On this day in Caribbean history, Walter Rodney, a prominent Guyanese historian, political activist and scholar, was assassinated in Guyana in 1980.
Born into a working-class family, Walter Rodney was a very bright student, attending Queen’s College in the then British Guiana (now Guyana), where he became a champion debater and athlete, and then attending university on a scholarship at the University College of the West Indies in Jamaica, graduating in 1963 with a first-class degree in History winning the Faculty of Arts prize.
Rodney earned his PhD at the age of 24 in African History in 1966 at the School of Oriental and African Studies in London, England. His dissertation, focused on the slave trade on the Upper Guinea Coast and was published by the Oxford University Press in 1970 under the title A History of the Upper Guinea Coast 1545-1800. The piece was widely acclaimed for its originality in challenging the conventional wisdom on the topic.
Rodney traveled widely became known internationally as an activist, scholar and formidable speaker. He taught classes at the University of Dar es Salaam in Tanzania from 1966-67 and later in Jamaica at his alma mater UWI Mona. He was critical of the middle class for its role in the post-independence Caribbean. He was also a critic of capitalism and argued for a socialist development template.
On 15 October 1968 the government of Jamaica, led by the then prime minister, Hugh Shearer, declared Rodney persona non grata which meant to ban him from returning to Jamaica due to his advocacy for the working poor in that country which caused riots and eventually claimed the lives of several people millions of dollars in damages. These riots, which started on 16 October 1968, are now known as the Rodney Riots. They triggered an increase in political awareness across the Caribbean, especially among the Afrocentric Rastafarian sector of Jamaica, which is documented in his book The Groundings with my Brothers.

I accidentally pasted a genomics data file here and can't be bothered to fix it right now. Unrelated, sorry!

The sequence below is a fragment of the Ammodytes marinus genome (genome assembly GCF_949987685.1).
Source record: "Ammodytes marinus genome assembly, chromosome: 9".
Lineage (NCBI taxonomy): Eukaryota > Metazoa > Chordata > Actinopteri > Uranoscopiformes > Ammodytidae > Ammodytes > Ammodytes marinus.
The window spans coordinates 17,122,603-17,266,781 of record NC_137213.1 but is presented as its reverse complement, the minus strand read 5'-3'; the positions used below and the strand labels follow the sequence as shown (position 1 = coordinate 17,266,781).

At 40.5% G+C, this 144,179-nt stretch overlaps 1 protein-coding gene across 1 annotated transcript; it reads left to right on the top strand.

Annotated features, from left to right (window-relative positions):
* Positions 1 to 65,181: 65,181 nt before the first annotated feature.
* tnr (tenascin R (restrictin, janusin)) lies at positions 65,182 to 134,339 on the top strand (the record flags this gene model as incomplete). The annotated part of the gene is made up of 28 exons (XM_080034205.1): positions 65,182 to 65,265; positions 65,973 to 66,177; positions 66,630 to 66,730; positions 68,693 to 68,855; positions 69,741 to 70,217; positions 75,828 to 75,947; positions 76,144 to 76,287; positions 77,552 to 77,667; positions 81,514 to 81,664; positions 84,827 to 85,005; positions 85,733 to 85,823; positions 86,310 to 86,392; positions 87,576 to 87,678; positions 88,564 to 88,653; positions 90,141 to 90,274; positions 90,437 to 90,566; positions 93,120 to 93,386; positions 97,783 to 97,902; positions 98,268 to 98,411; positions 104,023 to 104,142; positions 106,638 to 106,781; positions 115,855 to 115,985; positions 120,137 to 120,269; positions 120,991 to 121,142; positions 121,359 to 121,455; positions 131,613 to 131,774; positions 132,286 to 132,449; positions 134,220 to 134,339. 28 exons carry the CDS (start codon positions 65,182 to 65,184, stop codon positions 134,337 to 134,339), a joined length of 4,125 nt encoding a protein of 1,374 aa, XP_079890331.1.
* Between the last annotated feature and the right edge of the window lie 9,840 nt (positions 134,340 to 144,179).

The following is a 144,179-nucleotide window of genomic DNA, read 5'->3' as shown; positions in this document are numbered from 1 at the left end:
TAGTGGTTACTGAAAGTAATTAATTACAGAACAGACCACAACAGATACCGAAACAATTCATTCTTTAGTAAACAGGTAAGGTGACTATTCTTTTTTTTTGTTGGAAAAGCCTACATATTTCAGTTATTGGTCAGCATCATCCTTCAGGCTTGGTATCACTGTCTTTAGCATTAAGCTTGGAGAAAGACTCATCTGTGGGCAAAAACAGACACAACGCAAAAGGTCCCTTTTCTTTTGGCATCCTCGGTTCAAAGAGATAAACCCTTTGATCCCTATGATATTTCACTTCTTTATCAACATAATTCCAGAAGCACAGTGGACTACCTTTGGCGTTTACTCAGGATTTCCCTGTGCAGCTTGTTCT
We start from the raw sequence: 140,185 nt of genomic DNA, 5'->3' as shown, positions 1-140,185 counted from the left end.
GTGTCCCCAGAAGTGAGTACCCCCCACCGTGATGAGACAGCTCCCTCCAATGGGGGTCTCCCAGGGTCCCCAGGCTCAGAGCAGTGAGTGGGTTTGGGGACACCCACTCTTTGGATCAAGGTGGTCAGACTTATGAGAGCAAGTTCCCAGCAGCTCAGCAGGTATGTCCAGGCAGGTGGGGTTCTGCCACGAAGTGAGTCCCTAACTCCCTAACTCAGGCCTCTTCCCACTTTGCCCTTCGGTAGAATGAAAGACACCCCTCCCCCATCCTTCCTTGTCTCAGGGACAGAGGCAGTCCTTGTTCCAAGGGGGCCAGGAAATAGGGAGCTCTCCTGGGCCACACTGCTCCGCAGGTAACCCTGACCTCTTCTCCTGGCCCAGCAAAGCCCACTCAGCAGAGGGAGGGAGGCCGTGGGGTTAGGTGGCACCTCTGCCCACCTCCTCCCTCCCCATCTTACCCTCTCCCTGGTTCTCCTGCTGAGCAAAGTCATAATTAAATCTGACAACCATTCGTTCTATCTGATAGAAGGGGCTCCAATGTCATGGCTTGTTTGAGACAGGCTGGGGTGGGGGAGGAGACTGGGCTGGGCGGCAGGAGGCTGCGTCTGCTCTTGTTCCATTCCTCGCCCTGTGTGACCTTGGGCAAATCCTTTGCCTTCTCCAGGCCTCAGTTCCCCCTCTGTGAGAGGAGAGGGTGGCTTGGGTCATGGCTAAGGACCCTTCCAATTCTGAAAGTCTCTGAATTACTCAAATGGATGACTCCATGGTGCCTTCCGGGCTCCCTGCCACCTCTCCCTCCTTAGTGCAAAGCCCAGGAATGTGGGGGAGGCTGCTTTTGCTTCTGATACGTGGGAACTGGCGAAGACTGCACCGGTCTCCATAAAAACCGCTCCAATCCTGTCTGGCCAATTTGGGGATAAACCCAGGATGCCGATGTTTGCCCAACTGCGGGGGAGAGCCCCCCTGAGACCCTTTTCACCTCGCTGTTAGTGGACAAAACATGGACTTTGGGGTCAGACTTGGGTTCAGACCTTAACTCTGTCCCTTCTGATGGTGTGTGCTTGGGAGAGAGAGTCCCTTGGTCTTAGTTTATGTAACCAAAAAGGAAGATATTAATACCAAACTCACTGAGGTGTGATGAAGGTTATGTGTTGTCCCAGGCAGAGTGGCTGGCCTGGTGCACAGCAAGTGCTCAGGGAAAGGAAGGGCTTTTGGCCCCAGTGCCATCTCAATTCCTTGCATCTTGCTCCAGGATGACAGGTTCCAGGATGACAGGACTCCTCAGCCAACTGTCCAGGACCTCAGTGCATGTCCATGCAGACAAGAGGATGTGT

In 1969, Rodney returned to the University of Dar es Salaam, where he served as a Professor of History until 1974, becoming a prominent Pan-Africanist, and leader in the Black Power movement in the Caribbean and North America. While living in Dar es Salaam Rodney was very influential in developing a new centre of African learning and discussion.
He became increasingly active in politics, founding the Working People’s Alliance, a party that provided the most effective and credible opposition to the PNC government.
On 13 June 1980, Walter Rodney was assasinated by a bomb in his car at the age of thirty-eight. His brother, Donald Rodney, who was injured in the explosion, said that a sergeant in the Guyana Defence Force named Gregory Smith had given Walter the bomb that killed him. After the killing Smith fled to French Guiana, where he died in 2002.
It was, and is still believed that the assassination was set-up by then President Linden Forbes Burnham due to Rodney’s idea, that the various ethnic groups who were historically disenfranchised by the ruling colonial class should work together, was in conflict with Burnham’s presidential opinions.